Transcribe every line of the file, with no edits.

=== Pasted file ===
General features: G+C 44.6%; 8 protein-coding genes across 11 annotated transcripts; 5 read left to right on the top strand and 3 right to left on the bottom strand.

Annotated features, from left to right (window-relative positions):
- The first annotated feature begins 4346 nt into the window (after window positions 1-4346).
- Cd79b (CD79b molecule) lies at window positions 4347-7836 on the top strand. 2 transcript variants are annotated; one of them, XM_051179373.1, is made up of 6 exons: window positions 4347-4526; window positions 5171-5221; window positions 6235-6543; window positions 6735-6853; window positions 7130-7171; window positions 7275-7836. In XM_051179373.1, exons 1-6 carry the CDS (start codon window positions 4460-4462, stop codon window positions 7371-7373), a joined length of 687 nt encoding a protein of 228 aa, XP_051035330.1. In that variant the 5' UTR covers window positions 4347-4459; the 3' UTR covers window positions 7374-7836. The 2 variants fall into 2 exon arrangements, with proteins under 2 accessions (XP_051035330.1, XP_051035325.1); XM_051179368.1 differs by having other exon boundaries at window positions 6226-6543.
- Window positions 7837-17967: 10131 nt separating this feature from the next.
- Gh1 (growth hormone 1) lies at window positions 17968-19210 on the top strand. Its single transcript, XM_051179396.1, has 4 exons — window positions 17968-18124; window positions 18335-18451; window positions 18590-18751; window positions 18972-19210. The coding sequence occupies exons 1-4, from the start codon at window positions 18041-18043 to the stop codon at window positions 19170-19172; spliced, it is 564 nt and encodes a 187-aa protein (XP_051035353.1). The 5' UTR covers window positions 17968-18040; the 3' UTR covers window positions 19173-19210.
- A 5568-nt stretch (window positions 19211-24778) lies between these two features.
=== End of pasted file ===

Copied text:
General features: G+C 44.6%; 8 protein-coding genes across 11 annotated transcripts; 5 read left to right on the top strand and 3 right to left on the bottom strand.

Annotated features, from left to right (window-relative positions):
- The first annotated feature begins 4346 nt into the window (after window positions 1-4346).
- Cd79b (CD79b molecule) lies at window positions 4347-7836 on the top strand. 2 transcript variants are annotated; one of them, XM_051179373.1, is made up of 6 exons: window positions 4347-4526; window positions 5171-5221; window positions 6235-6543; window positions 6735-6853; window positions 7130-7171; window positions 7275-7836. In XM_051179373.1, exons 1-6 carry the CDS (start codon window positions 4460-4462, stop codon window positions 7371-7373), a joined length of 687 nt encoding a protein of 228 aa, XP_051035330.1. In that variant the 5' UTR covers window positions 4347-4459; the 3' UTR covers window positions 7374-7836. The 2 variants fall into 2 exon arrangements, with proteins under 2 accessions (XP_051035330.1, XP_051035325.1); XM_051179368.1 differs by having other exon boundaries at window positions 6226-6543.
- Window positions 7837-17967: 10131 nt separating this feature from the next.
- Gh1 (growth hormone 1) lies at window positions 17968-19210 on the top strand. Its single transcript, XM_051179396.1, has 4 exons — window positions 17968-18124; window positions 18335-18451; window positions 18590-18751; window positions 18972-19210. The coding sequence occupies exons 1-4, from the start codon at window positions 18041-18043 to the stop codon at window positions 19170-19172; spliced, it is 564 nt and encodes a 187-aa protein (XP_051035353.1). The 5' UTR covers window positions 17968-18040; the 3' UTR covers window positions 19173-19210.
- A 5568-nt stretch (window positions 19211-24778) lies between these two features.